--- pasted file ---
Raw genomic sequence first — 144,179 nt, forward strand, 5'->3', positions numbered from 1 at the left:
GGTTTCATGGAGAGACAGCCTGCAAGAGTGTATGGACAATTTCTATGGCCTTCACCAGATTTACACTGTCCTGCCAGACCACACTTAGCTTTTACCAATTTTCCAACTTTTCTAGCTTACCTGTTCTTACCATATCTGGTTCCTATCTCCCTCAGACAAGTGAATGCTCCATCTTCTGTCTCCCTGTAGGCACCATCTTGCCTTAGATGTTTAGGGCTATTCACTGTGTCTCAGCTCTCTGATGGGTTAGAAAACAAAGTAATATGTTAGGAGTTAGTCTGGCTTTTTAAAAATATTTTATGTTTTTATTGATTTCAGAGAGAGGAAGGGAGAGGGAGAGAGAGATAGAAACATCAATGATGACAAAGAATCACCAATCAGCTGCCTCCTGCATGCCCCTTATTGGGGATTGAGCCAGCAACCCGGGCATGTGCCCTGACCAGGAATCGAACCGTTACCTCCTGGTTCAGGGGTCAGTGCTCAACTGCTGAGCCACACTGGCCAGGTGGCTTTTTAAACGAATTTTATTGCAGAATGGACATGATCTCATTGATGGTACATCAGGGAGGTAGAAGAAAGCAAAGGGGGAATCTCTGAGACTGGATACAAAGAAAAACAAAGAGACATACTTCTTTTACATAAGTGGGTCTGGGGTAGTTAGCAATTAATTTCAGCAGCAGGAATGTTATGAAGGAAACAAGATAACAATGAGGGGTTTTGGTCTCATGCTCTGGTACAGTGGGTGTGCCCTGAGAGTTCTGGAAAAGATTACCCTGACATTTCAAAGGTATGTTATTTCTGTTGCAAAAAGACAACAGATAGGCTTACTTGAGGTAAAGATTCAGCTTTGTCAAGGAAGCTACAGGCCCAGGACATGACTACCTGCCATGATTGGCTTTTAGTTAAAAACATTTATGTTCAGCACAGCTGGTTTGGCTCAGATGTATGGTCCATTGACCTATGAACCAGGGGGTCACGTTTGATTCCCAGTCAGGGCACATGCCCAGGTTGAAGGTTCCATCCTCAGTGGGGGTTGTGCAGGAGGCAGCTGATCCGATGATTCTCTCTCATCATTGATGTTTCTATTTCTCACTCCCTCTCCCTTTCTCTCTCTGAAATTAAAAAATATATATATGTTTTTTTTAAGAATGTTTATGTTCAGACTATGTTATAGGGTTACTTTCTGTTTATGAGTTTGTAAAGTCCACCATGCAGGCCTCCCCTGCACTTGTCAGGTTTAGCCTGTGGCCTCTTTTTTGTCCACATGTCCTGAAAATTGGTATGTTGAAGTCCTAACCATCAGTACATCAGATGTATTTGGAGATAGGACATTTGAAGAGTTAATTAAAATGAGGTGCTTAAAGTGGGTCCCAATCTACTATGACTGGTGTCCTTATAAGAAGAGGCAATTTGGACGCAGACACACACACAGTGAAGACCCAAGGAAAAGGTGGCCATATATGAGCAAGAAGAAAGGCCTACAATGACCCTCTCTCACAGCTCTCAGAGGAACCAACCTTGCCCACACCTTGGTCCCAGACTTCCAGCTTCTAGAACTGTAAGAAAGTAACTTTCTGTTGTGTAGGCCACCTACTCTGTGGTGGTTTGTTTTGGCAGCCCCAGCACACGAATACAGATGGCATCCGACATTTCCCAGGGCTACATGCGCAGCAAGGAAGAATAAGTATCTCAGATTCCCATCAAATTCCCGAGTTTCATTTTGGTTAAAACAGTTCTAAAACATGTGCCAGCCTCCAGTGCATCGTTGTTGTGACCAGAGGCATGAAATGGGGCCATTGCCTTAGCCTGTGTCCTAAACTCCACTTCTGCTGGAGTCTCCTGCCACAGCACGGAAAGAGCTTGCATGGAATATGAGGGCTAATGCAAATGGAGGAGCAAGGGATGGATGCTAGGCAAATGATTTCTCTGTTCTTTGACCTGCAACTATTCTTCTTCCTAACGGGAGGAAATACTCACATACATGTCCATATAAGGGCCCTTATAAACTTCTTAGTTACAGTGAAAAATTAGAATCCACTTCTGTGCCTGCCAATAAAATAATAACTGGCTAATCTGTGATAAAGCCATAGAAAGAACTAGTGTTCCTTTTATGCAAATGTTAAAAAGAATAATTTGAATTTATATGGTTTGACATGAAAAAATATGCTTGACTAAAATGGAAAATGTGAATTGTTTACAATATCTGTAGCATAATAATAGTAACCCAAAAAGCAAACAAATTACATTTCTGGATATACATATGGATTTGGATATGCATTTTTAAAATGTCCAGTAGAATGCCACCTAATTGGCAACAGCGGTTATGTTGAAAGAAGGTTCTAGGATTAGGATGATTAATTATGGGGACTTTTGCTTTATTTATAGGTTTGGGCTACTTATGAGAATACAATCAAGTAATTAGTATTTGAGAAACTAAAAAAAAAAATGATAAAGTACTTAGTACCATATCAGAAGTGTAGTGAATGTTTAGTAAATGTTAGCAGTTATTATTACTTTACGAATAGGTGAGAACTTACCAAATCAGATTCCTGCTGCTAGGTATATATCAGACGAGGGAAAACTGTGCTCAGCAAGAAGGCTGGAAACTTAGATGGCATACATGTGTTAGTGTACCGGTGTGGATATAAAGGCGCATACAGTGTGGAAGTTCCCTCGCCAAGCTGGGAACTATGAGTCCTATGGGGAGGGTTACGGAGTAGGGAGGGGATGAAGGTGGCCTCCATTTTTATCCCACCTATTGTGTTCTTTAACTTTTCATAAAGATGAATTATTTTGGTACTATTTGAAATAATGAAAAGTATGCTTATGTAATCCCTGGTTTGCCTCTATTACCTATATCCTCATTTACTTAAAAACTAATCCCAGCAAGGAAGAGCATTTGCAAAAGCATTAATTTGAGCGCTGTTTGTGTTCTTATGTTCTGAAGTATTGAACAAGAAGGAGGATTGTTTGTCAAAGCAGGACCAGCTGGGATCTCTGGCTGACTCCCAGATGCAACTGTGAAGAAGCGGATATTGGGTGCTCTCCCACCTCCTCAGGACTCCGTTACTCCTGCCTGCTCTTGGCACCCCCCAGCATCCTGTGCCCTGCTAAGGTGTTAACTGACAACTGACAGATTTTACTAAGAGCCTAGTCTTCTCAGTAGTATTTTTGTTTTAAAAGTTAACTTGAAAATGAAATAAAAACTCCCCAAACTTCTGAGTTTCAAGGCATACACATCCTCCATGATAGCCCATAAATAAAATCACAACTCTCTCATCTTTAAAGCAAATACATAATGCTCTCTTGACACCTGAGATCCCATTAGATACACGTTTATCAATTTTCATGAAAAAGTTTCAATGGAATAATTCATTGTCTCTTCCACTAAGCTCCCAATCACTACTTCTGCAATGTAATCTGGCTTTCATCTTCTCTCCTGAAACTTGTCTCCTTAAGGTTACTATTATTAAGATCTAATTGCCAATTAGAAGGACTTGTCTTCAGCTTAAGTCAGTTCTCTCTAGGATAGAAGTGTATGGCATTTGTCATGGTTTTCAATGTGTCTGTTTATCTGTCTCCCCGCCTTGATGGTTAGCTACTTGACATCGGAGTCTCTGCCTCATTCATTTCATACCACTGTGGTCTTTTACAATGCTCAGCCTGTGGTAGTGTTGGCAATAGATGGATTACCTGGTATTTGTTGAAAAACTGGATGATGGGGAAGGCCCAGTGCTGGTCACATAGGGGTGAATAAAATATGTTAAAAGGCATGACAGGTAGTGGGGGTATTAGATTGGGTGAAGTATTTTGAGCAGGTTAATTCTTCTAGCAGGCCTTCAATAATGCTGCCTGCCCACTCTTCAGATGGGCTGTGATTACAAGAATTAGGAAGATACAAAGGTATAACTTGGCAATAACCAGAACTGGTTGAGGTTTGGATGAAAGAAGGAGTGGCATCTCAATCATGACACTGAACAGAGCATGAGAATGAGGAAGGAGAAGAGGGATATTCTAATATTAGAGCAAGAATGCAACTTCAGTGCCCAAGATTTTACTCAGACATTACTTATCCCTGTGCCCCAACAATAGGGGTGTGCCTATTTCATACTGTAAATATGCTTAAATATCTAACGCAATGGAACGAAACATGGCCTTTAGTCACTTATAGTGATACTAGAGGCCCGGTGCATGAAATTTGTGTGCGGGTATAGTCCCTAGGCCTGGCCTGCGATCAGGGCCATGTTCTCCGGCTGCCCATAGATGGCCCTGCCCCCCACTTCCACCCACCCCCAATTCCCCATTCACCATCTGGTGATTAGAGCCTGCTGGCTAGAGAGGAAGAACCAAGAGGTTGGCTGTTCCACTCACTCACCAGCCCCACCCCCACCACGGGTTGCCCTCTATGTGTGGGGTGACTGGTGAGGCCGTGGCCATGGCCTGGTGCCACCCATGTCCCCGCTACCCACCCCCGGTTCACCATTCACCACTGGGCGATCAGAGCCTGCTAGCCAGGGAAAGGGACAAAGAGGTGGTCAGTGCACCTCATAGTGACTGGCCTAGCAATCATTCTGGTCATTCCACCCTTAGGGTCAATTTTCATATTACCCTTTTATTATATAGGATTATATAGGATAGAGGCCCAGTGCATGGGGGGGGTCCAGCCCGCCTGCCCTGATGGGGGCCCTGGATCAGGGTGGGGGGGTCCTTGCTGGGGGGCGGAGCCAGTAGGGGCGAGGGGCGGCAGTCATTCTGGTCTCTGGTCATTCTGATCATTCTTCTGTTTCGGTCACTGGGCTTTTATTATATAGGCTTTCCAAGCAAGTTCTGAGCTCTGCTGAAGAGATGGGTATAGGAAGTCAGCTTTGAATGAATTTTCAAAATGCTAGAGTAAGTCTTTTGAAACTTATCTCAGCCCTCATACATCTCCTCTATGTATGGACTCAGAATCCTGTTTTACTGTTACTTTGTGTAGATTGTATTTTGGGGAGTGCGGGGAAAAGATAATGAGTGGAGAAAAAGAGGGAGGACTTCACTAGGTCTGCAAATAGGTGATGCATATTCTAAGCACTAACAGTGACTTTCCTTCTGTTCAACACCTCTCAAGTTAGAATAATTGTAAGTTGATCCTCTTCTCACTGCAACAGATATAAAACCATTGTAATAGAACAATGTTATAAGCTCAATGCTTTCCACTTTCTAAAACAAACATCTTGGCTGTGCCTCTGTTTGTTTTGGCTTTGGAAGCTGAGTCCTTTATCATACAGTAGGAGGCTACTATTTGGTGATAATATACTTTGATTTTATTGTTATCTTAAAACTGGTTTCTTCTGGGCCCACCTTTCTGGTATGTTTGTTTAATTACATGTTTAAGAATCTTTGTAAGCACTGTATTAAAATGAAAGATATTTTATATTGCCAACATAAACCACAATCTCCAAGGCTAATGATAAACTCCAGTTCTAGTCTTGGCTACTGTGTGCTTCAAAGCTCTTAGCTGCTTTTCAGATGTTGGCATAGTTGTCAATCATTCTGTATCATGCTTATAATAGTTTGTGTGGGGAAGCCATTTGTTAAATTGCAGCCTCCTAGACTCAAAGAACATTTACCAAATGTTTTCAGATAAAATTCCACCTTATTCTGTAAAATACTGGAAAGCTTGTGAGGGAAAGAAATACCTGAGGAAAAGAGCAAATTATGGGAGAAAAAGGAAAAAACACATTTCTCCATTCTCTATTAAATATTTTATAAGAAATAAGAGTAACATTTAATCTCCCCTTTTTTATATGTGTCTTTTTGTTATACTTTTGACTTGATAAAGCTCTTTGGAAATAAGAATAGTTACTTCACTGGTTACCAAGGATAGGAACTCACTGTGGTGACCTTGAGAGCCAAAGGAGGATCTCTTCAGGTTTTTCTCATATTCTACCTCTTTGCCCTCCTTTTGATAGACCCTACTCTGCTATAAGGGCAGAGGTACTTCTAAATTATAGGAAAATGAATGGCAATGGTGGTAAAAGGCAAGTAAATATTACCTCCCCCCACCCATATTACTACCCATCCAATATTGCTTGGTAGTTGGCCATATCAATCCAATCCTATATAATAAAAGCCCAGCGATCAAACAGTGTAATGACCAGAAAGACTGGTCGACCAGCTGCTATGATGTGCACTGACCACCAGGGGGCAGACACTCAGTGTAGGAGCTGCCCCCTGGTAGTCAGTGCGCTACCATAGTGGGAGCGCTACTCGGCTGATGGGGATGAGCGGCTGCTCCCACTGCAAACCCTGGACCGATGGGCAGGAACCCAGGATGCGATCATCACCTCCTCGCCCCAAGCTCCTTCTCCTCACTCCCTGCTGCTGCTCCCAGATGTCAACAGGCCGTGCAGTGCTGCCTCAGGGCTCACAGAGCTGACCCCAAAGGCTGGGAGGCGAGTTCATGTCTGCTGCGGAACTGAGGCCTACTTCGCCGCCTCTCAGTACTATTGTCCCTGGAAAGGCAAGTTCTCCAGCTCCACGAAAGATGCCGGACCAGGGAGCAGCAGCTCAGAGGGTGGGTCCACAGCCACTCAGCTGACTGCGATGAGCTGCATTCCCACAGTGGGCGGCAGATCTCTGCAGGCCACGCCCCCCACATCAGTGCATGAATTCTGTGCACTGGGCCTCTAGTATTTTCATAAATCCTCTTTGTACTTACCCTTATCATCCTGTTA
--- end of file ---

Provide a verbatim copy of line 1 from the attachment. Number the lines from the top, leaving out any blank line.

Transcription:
Raw genomic sequence first — 144,179 nt, forward strand, 5'->3', positions numbered from 1 at the left: